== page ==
Social Engineering video accessible version
Social engineering is the act of manipulating someone into divulging information or performing a specific action that can compromise an organization or its computer systems.
Social engineering attacks typically happen in several steps.
First, the threat actor investigates the target and gathers background information, such as organizational hierarchy and trusted contacts.
Second, the threat actor initiates contact with the victim, encouraging them to reveal sensitive information or grant access to critical resources.
Social engineering is a common tactic because it is easier to rely on human error than it is to find system vulnerabilities.
Threat actors will often use social engineering tactics as a first step in a larger campaign to infiltrate a system, steal sensitive data, or disperse malware.
Phishing is one of the most used social engineering attacks.
Phishing emails create a sense of urgency or fear, typically by requesting an immediate reaction by the recipient.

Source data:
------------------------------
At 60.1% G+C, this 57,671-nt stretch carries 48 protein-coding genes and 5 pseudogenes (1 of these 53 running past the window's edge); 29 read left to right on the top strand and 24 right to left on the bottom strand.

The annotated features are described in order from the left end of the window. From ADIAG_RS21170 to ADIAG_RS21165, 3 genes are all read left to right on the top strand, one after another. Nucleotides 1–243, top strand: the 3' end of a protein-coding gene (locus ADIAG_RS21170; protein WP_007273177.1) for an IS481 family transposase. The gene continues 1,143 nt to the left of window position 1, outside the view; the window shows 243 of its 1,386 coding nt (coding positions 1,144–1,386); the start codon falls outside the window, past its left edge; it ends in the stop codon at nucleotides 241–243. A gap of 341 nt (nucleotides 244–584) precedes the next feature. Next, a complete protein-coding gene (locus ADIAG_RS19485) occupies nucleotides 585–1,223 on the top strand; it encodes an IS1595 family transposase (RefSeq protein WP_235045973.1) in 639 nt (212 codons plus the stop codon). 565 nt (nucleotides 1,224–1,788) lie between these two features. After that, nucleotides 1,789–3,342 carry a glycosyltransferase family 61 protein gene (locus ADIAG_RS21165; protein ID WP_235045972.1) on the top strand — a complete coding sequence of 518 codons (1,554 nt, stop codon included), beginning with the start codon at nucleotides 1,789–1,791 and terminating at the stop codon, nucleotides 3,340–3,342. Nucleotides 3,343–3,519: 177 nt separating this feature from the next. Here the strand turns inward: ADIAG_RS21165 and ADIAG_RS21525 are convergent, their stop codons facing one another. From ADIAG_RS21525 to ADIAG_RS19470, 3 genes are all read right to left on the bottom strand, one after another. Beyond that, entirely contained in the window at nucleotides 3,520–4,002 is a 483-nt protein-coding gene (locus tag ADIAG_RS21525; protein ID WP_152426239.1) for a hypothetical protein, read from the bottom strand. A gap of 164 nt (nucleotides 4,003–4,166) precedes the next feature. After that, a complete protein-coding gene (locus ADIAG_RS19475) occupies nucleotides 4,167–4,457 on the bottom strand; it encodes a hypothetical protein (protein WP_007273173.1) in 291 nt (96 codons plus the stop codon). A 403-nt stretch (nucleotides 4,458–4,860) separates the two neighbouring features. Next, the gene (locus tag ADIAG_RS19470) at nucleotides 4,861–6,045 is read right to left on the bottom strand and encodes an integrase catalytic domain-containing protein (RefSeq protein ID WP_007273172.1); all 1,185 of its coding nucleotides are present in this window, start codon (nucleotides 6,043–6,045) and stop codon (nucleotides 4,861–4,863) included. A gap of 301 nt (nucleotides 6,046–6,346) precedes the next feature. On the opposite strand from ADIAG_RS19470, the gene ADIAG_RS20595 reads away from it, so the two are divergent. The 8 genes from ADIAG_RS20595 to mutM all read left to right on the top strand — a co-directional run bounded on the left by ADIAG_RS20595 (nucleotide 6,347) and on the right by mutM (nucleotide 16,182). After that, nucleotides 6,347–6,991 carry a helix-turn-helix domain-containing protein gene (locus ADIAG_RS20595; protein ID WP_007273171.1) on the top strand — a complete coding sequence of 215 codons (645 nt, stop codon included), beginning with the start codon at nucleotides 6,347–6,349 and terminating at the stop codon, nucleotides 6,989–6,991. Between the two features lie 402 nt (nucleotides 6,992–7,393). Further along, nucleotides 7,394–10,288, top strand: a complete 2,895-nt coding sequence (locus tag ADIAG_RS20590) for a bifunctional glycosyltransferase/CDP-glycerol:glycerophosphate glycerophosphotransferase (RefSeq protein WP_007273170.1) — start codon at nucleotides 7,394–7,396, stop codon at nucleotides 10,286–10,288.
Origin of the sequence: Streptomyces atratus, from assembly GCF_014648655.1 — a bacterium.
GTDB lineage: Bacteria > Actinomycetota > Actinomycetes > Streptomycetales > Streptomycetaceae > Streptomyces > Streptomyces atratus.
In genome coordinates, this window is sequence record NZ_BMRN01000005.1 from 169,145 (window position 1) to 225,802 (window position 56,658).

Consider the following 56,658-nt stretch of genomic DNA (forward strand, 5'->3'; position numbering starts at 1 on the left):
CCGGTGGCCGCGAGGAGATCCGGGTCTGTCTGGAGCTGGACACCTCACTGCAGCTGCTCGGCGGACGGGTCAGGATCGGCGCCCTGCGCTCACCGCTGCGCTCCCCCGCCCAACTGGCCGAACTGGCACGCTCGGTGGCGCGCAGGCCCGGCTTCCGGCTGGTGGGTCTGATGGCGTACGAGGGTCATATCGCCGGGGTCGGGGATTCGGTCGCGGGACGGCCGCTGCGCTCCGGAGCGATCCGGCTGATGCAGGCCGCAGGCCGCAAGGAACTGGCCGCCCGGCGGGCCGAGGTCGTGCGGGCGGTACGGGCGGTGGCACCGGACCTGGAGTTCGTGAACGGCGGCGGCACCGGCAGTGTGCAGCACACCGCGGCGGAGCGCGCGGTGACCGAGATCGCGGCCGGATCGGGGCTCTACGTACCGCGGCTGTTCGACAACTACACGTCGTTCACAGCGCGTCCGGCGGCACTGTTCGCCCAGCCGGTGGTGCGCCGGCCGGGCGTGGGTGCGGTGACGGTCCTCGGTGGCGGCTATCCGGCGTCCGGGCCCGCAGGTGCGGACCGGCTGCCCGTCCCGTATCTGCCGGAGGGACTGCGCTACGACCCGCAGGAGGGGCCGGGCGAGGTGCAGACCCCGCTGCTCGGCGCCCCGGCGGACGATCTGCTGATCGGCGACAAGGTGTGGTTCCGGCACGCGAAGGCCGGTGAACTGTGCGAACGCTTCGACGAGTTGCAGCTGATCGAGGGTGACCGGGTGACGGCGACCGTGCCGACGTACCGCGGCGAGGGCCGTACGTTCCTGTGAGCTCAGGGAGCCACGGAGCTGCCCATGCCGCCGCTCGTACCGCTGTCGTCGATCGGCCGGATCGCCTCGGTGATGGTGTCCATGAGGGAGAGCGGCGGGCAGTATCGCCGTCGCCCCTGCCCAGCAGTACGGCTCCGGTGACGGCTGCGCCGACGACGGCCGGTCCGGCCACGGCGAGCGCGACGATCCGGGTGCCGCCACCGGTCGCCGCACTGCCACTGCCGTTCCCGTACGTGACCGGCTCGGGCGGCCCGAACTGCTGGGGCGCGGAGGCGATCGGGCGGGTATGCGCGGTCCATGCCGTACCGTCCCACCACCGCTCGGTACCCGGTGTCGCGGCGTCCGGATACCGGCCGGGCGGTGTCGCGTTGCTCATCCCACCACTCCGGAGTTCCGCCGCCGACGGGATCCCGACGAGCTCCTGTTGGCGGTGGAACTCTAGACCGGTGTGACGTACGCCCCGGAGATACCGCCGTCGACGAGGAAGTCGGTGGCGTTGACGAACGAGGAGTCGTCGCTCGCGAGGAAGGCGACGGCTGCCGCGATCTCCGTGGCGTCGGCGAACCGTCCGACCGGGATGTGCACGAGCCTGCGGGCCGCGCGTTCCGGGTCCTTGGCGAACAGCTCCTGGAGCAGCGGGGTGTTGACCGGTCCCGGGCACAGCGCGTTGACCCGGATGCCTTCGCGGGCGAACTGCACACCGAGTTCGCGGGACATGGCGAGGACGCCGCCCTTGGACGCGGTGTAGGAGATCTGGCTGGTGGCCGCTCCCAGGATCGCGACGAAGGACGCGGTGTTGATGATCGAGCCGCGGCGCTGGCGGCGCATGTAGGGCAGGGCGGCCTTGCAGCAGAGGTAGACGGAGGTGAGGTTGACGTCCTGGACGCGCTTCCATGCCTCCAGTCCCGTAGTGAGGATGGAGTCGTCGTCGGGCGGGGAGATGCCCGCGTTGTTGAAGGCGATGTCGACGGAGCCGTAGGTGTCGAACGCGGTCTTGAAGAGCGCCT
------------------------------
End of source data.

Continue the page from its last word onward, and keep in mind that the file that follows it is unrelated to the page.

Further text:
Often, these emails are sent from fake accounts that closely mimic the victim’s supervisor. Phishing emails lure their victims into revealing sensitive information, clicking on links to malicious websites, or opening attachments that contain malware.
You can avoid social engineering attacks by always checking the domain name of sender’s emails, using multi-factor authentication, never sending personal information via e-mail, and checking with a member of your organization for confirmation if you are unsure.
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For more information on social engineering and how to stay cyber safe, visit cybersecurityontario.ca.